The narrator, Desiree, is a Chinese-Vietnamese Deaf Amerian cisgender womxn with dark borwn long hair and she is wearing a black top with ¾ sleeves. Behind Desiree is a black background and she is sitting on her light grey chair.
“So there've been over 100 hate crimes reported a day against Asian Americans.
More than 260 civil rights groups demanded Congress to step up in countering this rise of violence. Means, we do need more leaders out there to take a stand in solidarity to defend the safety of Asian Americans’ lives. Our community must come together to raise the alarms about racism that is actually contagious and put a stop to it. Xenophobia will not make our communities safer. Listen to your doctor and public health officials.
When you see it happening in public, do you choose to be a bystander and turn your head away? It might be easy for you to dismiss racism when it does not impact you. But this is about people’s safety and it is affecting our lives.
We need to address Anti-Asian racism as a society.”

background: white wall; Korean-American female with short black hair and dark purple long sleeve shirt is sitting on dark brown chair.
“Remember, the danger is if we don't speak up for each other, the number of people being targeted is going to be expanding and if they don't intervene, that kind of violence or that kind of incident becomes normalized.
No, we are not the virus. Hate is the virus.
If you step up to put a stop to this to show that the harassment and attacks should not be tolerated, together we can move forward to heal as a safer and healthier community.”

(this section has a brief compiled video clip, which shows an individual signing a word, to demonstrate this sentence: ““With love / and hope / and justice / and solidarity,
Your Asian / friends, / family, / community””)
Kimberly: “With love,”; Lina: “and hope,”; Nayo: “and justice,”; Janele: “and solidarity,”; Anna, “Your Asian,”; Leang: “friends,”; Desiree: “family,”; and Noel: “community.”

(slowly fading to black with white font text for rolling credits which reads, “In order of appearance:
Noel King
Kimberly Han
Lina Hou
Nayo Lim Franck
Janele Alarcon
Anna Lim Franck
Leang Ngov
Desiree Duong.
*Thank you so much for your collaboration & participation in this video *
Dragon Grrrls Production
Written & Edited: Nayo Lim Franck
Anna Lim Franck
Leang Ngov
Lina Hou
© April 15, 2020]

Statement from our Culturally Responsive Domestic Violence Network (CRDVN) partner agencies. Image description in commen...
03/18/2021

Statement from our Culturally Responsive Domestic Violence Network (CRDVN) partner agencies. Image description in comment below.

Deaf DAWN in DC
02/27/2021

Deaf DAWN in DC

Happy Friday! We are proud to announce DeafDAWN & Deaf SHARE is collaborating!

[Image Description: White Background with text format writing that reads...
“Hey. We need to Talk...”
“About What?”
“A Trauma-Informed Approach to Communicating Your Needs with Your Loved Ones During COVID-19”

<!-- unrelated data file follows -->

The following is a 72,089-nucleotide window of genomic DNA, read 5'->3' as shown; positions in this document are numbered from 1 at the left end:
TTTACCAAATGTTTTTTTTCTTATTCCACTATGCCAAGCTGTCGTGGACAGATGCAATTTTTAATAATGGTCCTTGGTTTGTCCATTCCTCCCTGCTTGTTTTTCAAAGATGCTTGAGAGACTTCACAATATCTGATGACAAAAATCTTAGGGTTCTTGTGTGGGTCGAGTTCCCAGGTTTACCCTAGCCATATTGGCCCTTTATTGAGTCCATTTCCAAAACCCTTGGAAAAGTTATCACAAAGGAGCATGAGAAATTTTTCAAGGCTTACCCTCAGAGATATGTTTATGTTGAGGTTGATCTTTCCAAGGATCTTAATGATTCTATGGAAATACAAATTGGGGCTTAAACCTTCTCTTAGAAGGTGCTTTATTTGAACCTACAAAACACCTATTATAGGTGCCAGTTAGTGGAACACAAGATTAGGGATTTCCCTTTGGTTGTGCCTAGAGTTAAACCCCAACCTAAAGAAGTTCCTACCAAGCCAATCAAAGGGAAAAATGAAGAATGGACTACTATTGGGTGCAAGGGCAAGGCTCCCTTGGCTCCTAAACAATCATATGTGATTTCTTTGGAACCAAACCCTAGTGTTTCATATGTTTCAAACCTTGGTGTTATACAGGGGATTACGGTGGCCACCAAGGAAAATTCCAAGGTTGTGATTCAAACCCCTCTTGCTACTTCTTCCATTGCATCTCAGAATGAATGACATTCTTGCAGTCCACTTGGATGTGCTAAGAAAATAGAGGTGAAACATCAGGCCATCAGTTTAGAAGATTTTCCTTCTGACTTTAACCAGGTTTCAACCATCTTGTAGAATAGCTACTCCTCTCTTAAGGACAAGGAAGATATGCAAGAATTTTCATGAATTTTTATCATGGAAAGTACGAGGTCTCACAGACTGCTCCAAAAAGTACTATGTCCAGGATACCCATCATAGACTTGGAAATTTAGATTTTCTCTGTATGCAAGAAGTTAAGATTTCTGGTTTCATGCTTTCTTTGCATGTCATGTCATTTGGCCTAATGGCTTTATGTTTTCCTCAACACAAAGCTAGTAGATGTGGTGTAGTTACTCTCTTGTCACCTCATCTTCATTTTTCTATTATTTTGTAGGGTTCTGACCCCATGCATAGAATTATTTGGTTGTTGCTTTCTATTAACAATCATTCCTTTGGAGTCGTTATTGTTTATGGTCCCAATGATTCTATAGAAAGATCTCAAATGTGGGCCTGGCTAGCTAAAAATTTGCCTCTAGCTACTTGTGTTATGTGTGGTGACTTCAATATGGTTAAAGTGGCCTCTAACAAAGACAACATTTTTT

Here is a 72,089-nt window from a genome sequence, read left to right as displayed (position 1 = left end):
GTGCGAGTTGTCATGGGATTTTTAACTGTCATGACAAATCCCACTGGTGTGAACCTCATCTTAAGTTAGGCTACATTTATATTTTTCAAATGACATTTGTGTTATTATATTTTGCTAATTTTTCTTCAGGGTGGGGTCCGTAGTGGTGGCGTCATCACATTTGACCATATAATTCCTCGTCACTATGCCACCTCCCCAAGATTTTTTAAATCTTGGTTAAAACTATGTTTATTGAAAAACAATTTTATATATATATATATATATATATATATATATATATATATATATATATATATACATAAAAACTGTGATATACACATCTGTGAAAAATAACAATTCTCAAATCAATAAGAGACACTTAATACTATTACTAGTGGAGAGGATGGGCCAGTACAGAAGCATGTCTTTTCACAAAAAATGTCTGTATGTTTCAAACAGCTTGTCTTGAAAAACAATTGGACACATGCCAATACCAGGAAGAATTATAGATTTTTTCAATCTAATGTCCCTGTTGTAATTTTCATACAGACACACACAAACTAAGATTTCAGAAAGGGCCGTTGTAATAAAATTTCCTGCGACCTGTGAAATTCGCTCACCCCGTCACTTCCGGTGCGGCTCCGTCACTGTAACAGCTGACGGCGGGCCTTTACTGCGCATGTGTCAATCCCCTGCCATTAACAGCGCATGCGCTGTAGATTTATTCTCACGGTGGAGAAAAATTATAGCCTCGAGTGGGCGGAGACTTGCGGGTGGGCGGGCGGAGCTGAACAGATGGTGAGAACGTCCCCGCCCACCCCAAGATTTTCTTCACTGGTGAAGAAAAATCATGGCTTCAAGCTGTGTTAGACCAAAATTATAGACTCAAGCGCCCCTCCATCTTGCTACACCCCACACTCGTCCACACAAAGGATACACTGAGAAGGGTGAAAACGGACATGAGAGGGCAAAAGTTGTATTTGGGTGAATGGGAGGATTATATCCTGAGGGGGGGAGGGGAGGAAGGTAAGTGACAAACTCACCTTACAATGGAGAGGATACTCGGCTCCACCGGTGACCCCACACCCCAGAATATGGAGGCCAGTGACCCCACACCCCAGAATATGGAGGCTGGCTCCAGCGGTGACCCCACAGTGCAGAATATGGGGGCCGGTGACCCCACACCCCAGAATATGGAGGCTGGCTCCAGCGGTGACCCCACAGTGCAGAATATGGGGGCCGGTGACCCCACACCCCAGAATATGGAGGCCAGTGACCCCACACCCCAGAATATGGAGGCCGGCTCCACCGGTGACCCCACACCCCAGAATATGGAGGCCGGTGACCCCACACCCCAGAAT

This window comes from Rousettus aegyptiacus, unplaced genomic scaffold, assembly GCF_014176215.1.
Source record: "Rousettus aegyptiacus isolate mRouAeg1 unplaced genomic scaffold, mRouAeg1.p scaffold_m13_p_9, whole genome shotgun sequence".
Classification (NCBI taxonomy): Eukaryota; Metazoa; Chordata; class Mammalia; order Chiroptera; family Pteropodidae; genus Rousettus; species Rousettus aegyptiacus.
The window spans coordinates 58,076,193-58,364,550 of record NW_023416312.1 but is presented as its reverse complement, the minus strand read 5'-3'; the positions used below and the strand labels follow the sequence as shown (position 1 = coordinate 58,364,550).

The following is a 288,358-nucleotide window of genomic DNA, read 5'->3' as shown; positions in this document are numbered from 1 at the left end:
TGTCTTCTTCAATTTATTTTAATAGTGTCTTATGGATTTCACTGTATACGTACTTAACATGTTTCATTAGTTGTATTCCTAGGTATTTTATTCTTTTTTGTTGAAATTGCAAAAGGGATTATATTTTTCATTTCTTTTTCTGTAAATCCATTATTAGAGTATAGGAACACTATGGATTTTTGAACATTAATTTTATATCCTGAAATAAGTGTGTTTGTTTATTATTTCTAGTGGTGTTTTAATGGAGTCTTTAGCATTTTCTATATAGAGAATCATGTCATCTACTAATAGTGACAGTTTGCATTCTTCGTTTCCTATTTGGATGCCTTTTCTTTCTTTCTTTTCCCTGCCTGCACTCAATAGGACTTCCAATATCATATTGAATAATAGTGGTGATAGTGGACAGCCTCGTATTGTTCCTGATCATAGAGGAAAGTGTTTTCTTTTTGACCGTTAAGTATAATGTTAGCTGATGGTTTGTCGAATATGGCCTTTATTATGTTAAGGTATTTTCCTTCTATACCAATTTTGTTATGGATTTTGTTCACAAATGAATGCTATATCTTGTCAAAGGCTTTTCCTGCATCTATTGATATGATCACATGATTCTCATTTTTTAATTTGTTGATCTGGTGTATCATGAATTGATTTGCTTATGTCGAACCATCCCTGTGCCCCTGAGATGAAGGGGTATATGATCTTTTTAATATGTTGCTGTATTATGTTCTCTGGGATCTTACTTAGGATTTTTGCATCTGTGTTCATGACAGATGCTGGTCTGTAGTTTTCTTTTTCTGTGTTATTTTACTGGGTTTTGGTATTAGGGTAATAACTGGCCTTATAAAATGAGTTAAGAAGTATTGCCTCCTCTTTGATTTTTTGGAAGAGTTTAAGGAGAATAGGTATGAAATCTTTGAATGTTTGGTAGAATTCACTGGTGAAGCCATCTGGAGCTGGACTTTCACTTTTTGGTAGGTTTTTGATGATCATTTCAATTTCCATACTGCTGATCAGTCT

“K. When?”

March 5, 2021
7PM EST/ 6PM CST/ 4PM PST
Limited Spots*

Register at:
AThttps://forms.gle/TQ7j7C1y7rEkZoKQ7

Questions? Email [email protected]]

02/24/2021
Deaf DAWN in DC

Deaf DAWN in DC

Trigger warning: sexual violence, r**e, street harassment, and hate against trans women

Today we are celebrating Black History Month by amplifying Black voices, sharing our stories, and raising awareness of the Black culture in many different ways. We, DAWN, want to use our platform to highlight misogynoir and transmisogynoir and explore how sexism, cissexism, and racism impact both Black women and trans women.

You may have seen the word misogyny before. It is the hatred against, contempt for, or prejudice against women and girls, but as for Black women and trans women, we have been treated differently.

Transmisogynoir, a term coined by writer Trudy as the specific oppression of Black trans feminine people where anti-Blackness, cissexism, and misogyny form a unique system of oppression.

The term comes from “misogynoir” coined by Black Q***r feminist Moya Bailey, who created the term to address the unique experience of misogyny directed toward Black cis women in American visual and popular culture.

The concept is grounded in the theory of intersectionality, which analyzes how various social identities such as race, gender, class, and sexual orientation interrelate in systems of oppression.

Historically, the concept of misogynoir started way back to the slavery era where Black women were justified for r**e because they were overtly sexual and promiscuous.

How does it harm us? We are often not believed when reporting sexual violence to police because we are perceived as overly sexual. In the streets we are being catcalled because our bodies are fetishized.

We must combat harmful stereotypes by acknowledging the existence of misogynoir and transmisogynoir and humanizing Black women and trans women.

[video description: a Black woman wears a white crew neck t-shirt, a pair of earrings and jeans.]

Happy Lunar New Year, from DeafHope to our Chinese-American community members! [image 1: image of a stylistic hand-paint...
02/12/2021

Happy Lunar New Year, from DeafHope to our Chinese-American community members! [image 1: image of a stylistic hand-painted ox set against a red circle on dark blue background; image 2: a factsheet infographic about Chinese New Year, showing a three-generation family with adults and children, with facts posted in bubbles around the family: celebrations: new year’s decorations, new year’s dinner, firecrackers, fireworks and red envelopes; also called Spring Festival / Lunar New Year; Chinese writing and English pronunciation Chün Jié; 2021 date Friday February 12, 2021 holiday 7 days Feb 11-17.]

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At DeafHope we rely on the empowerment model. We believe that Deaf survivors are not responsible for violence, and they have a right to live in a healthy environment. We believe that Deaf survivors have the ability and right to make their own choices toward living independently and safely. As advocates, we provide support and information, working with their strengths, and only the survivor can make the best choices for themselves and for their family.